Winter 2007 Online Publication    

    Message From the Chair
    Message From News Chair
State News
    Maryland Moments
Committee Updates
    Awards and Scholarships
    College Goal Sunday
    Nominations and Elections
Special Features
    Delaware Community

    Marilyn Brown Professional 

    Service Award
    Neophyte 2006
Spotlight Features
    Fall Conference
    Conference Scrapbook
    Chinese Auction
    Sponsor Thank You
People and Places
    Office News

Issue Due Date
Winter 12/01
Spring 04/15
Summer 06/30

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Melissa Rakes
Message from the Chair
The Power of One
Submitted by:  Sarah Bauder, Tristate Chair 2006-2007

My father was born in Yugoslavia in 1932 to a Serbian father and a Croatian mother. Yugoslavia now no longer exists, having recently become Serbia. However, at the time of my father's birth, it was characterized by its bitter ethnic conflicts between the Serbs and the Croats. As many of you know, the conflict was the result of various underlying political, economic and cultural problems, as well as long-standing ethnic and religious tensions. As tensions increased between the Serbs and Croats, my grandparents saw their future diminishing and made the decision to leave their home and country to move to the land of opportunity, the United States of America. My grandmother and father, Peter, age six, ported in Philadelphia in 1938 without my grandfather, who died of pneumonia while en route. After working in Philadelphia for a few months, my grandmother, Vita Alecxih, traveled her way to Bethlehem, Pennsylvania where she met and eventually married the only grandfather I knew, Red Shenk.

Grandpa Red came from a hard working class, blue collar, family who labored in the steel mills in Bethlehem, PA for as many generations as he could remember. Since this was his culture and the only world he knew, his 'son' Peter was going to do the same. Red would take Peter with him to the mills and teach him through experience. I remember Grandpa Red as a strong willed individual, with few words. He was not inclined to listen to other viewpoints; and, every time my father talked about school or college, he was discouraged. My father's future was the steel mills.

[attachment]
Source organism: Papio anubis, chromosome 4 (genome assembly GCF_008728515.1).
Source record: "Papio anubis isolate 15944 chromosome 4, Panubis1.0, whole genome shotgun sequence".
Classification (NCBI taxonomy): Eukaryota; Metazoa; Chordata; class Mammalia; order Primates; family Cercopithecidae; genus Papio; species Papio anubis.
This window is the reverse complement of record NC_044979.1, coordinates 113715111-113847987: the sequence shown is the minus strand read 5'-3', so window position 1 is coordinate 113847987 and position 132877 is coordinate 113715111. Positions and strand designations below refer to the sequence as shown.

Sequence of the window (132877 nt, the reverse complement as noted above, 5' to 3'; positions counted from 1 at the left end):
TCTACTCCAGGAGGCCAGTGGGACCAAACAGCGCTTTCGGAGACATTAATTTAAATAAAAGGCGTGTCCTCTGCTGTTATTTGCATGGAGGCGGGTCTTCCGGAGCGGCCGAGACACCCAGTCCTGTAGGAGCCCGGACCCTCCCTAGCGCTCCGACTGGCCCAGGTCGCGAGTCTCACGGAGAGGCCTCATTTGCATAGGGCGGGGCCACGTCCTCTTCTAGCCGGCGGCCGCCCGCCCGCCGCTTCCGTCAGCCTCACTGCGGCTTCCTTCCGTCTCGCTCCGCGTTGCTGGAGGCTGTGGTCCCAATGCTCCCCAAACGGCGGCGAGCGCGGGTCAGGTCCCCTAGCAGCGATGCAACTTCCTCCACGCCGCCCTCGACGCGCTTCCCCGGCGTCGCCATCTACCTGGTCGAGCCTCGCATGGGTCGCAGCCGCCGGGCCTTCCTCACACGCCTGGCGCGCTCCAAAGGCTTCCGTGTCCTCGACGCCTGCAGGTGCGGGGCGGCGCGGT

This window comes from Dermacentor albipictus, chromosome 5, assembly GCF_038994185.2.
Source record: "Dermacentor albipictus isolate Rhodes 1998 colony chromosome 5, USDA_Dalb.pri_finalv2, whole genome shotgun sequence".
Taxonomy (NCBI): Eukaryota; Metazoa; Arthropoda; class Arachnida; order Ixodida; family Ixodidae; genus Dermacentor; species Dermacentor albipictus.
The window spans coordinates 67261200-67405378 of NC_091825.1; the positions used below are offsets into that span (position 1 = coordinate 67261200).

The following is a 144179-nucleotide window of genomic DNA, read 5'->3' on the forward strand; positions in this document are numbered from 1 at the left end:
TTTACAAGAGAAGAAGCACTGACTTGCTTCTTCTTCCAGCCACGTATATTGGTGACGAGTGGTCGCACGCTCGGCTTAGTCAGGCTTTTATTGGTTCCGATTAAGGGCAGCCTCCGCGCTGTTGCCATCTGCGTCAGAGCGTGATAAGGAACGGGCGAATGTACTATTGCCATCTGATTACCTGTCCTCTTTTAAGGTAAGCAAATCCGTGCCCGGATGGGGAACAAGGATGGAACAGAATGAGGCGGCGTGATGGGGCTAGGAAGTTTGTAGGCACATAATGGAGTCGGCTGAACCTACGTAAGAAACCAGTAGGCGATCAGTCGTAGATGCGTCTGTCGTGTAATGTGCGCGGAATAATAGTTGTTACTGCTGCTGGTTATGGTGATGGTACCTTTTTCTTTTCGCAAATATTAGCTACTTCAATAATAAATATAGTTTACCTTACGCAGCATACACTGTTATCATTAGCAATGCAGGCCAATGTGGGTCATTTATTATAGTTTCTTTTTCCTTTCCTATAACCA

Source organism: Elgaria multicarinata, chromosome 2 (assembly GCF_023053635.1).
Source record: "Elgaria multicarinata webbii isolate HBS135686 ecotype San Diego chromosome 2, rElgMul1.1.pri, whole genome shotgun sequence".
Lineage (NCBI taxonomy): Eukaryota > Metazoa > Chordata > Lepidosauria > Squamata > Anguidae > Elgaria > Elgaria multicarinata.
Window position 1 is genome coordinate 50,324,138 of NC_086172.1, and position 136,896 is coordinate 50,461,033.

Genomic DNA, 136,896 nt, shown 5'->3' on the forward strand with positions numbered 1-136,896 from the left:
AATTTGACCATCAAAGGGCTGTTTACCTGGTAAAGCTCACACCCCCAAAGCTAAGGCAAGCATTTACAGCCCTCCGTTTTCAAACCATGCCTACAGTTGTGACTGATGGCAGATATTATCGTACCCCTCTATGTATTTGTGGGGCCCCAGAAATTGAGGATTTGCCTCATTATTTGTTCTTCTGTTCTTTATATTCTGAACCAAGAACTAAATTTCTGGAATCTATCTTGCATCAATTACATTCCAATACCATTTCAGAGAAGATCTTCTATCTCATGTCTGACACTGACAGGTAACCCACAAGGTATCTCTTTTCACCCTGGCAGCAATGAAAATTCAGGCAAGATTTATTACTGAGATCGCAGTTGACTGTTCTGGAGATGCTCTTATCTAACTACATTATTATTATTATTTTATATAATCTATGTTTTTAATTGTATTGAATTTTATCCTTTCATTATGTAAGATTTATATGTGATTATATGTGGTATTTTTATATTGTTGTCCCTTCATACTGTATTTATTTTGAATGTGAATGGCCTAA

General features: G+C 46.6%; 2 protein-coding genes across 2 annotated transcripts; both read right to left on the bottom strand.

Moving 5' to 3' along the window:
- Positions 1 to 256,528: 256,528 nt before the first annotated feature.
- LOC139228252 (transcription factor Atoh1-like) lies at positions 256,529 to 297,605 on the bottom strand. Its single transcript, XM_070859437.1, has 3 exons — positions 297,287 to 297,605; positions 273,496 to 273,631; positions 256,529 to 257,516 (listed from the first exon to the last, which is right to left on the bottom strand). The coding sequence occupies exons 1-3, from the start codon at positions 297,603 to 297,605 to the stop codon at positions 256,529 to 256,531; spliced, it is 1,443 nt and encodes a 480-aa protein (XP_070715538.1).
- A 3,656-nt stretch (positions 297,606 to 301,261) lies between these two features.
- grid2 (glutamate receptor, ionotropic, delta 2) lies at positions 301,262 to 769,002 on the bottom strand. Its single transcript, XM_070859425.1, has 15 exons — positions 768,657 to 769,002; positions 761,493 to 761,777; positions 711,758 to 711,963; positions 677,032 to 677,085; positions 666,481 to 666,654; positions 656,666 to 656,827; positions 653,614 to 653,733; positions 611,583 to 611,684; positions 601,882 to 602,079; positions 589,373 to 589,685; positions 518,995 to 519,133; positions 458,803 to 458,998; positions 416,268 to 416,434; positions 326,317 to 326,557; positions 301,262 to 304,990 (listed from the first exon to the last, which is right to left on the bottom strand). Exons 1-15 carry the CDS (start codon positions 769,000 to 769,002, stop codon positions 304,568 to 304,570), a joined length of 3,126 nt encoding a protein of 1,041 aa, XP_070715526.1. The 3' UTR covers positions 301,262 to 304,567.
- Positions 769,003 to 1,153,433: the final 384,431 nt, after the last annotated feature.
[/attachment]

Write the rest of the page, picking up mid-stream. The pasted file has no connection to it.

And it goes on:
It was not until my father reached the eleventh grade that his life changed. A literature teacher found potential in him and persistently encouraged him to apply for college. Behind the scenes, he went so far as to assist in the completion of paperwork and contacted congressman for a nomination into the U.S. Naval Academy. In 1949, my father entered the Naval Academy, having graduated valedictorian of his high school class and being fluent in four languages. He met my mother in his senior year at a Christmas party and "fell in love with her eyes on the first date" (I'm guessing the love for the other parts came later). They married two days after he graduated from the Academy and now have seven children. Today, my father has a Master's degree in Thermodynamics and a Doctorate in Communication and Counseling from George Washington University. His seven children have all earned, at minimum, a bachelors degree. Each of those seven children has had three children (that's 21 grandchildren). Of those who have graduated from high school, all have gone onto college. Think about that: one literature professor's persistence and understanding of the value of a degree, changed the life for 23 people (so far).

I tell you this, because our work in education affects so many. It is easy to underestimate the value of what we do since we, like my father's high school teacher, will rarely see the long term positive impact. However, if we find just one person to mentor, we will make a difference.

I hope you all had a relaxing holiday season and wish you the best for a wonderful 2007.

Message from the Newsletter Chair